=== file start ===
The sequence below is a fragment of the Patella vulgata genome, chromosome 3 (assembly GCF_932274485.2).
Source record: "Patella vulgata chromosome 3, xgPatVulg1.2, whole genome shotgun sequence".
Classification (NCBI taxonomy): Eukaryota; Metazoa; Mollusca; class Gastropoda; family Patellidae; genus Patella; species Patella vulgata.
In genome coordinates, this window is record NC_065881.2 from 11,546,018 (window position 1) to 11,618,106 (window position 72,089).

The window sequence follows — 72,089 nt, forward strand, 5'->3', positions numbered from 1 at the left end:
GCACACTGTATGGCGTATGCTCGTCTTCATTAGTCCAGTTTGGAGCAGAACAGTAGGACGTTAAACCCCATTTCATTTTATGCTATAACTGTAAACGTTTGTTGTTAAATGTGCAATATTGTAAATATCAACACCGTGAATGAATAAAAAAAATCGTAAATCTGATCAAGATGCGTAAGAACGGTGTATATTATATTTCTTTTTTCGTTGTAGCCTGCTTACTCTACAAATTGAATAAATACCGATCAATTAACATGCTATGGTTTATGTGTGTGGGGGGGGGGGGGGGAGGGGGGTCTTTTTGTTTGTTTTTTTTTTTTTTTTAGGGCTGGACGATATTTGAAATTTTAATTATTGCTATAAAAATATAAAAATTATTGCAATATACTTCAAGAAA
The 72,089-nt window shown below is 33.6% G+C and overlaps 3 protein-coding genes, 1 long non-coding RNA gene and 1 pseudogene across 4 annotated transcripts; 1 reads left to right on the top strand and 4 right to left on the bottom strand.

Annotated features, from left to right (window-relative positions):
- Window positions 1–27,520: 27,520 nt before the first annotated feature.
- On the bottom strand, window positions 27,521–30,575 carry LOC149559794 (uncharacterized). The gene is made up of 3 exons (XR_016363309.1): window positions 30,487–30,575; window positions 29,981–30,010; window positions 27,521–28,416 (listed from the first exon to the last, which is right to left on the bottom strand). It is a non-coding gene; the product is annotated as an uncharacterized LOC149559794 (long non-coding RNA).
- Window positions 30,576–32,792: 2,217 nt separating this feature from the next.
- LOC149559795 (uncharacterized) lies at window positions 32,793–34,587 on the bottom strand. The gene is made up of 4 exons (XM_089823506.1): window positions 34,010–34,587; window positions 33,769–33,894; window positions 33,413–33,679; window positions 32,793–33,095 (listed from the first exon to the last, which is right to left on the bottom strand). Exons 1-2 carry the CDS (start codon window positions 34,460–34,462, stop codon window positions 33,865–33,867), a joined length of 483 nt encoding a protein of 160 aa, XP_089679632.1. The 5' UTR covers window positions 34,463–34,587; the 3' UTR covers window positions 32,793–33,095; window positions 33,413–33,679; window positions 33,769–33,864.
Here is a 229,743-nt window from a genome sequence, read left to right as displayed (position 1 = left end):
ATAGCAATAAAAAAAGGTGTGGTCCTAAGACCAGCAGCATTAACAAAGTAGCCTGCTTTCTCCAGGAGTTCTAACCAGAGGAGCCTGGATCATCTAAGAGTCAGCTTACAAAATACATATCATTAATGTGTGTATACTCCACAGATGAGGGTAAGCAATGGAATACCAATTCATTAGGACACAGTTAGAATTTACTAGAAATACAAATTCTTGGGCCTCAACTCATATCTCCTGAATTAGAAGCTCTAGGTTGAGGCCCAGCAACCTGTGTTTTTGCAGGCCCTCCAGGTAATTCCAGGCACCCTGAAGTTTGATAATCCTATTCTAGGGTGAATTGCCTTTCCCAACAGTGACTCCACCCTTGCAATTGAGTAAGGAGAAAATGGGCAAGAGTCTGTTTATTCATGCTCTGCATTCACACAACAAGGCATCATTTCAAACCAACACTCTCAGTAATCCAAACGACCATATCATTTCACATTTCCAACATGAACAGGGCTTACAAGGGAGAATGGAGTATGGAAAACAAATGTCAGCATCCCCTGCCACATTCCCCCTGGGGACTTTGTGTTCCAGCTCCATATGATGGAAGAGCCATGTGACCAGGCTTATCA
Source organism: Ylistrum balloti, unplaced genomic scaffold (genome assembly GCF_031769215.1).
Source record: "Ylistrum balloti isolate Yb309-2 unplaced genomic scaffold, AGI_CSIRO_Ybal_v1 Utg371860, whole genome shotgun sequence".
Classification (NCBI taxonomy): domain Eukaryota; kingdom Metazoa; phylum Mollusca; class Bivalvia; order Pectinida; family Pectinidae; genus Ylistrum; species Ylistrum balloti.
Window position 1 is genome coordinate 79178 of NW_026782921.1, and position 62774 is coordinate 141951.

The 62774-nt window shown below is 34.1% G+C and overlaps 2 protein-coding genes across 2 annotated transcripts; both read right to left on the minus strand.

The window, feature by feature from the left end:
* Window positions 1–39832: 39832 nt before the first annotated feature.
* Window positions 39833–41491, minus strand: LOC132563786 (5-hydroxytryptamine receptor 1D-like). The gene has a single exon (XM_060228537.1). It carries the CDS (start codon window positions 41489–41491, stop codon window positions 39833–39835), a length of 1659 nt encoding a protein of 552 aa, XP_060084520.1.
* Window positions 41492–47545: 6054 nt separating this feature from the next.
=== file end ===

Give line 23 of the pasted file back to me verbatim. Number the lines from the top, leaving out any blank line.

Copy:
* Window positions 41492–47545: 6054 nt separating this feature from the next.